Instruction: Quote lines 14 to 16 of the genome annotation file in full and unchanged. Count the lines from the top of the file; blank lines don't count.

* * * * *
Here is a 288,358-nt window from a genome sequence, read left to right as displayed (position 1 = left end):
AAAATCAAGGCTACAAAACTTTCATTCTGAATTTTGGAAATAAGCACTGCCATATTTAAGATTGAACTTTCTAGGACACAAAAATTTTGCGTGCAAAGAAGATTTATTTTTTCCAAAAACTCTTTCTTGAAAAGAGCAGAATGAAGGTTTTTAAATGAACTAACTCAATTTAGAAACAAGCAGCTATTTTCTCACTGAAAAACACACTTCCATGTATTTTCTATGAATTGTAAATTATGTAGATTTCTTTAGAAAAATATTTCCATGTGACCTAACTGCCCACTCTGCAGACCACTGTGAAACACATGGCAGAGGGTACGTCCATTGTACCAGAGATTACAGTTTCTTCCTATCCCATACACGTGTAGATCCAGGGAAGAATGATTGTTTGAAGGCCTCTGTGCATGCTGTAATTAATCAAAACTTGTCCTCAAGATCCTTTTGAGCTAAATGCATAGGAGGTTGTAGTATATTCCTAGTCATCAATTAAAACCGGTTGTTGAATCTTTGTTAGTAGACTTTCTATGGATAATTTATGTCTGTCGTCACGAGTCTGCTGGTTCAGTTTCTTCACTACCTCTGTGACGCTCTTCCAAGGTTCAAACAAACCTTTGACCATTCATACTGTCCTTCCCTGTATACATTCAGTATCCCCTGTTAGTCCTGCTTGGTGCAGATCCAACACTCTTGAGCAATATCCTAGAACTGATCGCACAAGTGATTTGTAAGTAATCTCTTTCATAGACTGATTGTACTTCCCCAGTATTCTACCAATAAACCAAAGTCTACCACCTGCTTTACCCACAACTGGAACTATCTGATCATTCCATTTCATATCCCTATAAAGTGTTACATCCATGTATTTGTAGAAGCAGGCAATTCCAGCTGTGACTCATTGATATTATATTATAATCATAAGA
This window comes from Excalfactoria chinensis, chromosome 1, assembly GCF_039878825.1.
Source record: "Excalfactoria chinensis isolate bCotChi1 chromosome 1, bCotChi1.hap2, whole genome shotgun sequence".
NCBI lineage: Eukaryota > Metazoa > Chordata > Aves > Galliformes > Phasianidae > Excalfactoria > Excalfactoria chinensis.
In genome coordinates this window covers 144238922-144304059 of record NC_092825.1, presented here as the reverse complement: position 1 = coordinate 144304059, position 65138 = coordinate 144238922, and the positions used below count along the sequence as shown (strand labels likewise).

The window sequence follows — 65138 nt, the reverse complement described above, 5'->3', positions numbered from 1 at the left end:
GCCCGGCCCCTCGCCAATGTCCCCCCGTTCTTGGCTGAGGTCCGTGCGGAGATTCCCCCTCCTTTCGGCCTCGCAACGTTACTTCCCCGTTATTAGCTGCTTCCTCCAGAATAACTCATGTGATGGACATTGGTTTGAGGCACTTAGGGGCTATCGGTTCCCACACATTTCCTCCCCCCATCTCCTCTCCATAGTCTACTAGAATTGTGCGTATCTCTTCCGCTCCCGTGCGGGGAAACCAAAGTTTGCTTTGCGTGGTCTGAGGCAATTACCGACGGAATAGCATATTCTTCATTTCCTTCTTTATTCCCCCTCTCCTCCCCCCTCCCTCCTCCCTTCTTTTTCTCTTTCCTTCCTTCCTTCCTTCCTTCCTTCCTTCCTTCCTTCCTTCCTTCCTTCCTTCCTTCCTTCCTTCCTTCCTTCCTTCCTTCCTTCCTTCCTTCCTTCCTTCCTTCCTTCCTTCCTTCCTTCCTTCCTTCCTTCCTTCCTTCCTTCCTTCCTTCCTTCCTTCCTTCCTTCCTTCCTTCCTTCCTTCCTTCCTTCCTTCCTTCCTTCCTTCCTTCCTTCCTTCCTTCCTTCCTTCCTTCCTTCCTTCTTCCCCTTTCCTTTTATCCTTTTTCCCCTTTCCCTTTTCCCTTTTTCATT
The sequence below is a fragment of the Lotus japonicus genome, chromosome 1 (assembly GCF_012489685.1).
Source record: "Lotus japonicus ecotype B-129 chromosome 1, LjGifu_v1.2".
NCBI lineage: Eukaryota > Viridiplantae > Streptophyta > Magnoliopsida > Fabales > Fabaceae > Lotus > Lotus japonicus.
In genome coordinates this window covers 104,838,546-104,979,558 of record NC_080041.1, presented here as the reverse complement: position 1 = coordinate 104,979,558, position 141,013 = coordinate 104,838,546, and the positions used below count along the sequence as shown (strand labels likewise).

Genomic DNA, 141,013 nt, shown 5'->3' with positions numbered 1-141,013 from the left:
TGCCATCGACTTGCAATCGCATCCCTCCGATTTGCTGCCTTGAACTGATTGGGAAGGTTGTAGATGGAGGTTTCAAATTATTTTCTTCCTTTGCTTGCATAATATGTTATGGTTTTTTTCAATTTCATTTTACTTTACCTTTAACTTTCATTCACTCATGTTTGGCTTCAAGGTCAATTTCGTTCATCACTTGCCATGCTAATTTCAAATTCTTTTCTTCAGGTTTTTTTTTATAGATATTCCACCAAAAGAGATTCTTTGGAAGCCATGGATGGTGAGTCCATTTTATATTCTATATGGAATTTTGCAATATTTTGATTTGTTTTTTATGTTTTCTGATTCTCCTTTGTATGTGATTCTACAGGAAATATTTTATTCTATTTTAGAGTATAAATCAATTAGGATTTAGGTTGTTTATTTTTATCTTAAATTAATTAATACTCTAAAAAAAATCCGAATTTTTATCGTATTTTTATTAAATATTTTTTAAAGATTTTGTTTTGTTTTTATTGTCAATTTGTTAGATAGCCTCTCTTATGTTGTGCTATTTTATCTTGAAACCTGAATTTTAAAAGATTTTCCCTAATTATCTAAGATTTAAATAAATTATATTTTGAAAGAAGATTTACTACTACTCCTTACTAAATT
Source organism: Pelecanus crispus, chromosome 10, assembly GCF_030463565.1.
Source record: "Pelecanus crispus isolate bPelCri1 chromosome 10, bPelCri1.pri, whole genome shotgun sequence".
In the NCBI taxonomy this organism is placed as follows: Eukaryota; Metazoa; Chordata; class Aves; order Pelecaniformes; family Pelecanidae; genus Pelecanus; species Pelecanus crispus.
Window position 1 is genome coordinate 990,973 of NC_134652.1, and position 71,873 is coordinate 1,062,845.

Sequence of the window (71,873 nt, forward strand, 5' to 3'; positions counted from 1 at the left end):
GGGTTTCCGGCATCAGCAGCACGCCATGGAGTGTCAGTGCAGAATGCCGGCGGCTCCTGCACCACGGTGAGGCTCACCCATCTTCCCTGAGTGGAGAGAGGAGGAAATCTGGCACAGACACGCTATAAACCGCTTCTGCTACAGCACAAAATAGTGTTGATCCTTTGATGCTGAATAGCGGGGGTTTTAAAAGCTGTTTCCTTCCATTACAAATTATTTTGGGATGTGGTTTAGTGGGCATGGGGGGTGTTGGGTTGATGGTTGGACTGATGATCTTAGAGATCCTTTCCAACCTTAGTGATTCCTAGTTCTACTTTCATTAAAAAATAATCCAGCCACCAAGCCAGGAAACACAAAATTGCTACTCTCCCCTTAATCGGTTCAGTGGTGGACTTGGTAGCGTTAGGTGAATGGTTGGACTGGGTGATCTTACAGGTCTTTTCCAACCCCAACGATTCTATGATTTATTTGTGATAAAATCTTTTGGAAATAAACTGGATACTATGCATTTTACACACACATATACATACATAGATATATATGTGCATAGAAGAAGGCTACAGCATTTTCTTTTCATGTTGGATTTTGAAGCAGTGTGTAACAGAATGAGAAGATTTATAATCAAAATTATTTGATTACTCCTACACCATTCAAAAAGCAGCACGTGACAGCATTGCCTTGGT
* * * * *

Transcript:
TGCCATCGACTTGCAATCGCATCCCTCCGATTTGCTGCCTTGAACTGATTGGGAAGGTTGTAGATGGAGGTTTCAAATTATTTTCTTCCTTTGCTTGCATAATATGTTATGGTTTTTTTCAATTTCATTTTACTTTACCTTTAACTTTCATTCACTCATGTTTGGCTTCAAGGTCAATTTCGTTCATCACTTGCCATGCTAATTTCAAATTCTTTTCTTCAGGTTTTTTTTTATAGATATTCCACCAAAAGAGATTCTTTGGAAGCCATGGATGGTGAGTCCATTTTATATTCTATATGGAATTTTGCAATATTTTGATTTGTTTTTTATGTTTTCTGATTCTCCTTTGTATGTGATTCTACAGGAAATATTTTATTCTATTTTAGAGTATAAATCAATTAGGATTTAGGTTGTTTATTTTTATCTTAAATTAATTAATACTCTAAAAAAAATCCGAATTTTTATCGTATTTTTATTAAATATTTTTTAAAGATTTTGTTTTGTTTTTATTGTCAATTTGTTAGATAGCCTCTCTTATGTTGTGCTATTTTATCTTGAAACCTGAATTTTAAAAGATTTTCCCTAATTATCTAAGATTTAAATAAATTATATTTTGAAAGAAGATTTACTACTACTCCTTACTAAATT
Source organism: Pelecanus crispus, chromosome 10, assembly GCF_030463565.1.
Source record: "Pelecanus crispus isolate bPelCri1 chromosome 10, bPelCri1.pri, whole genome shotgun sequence".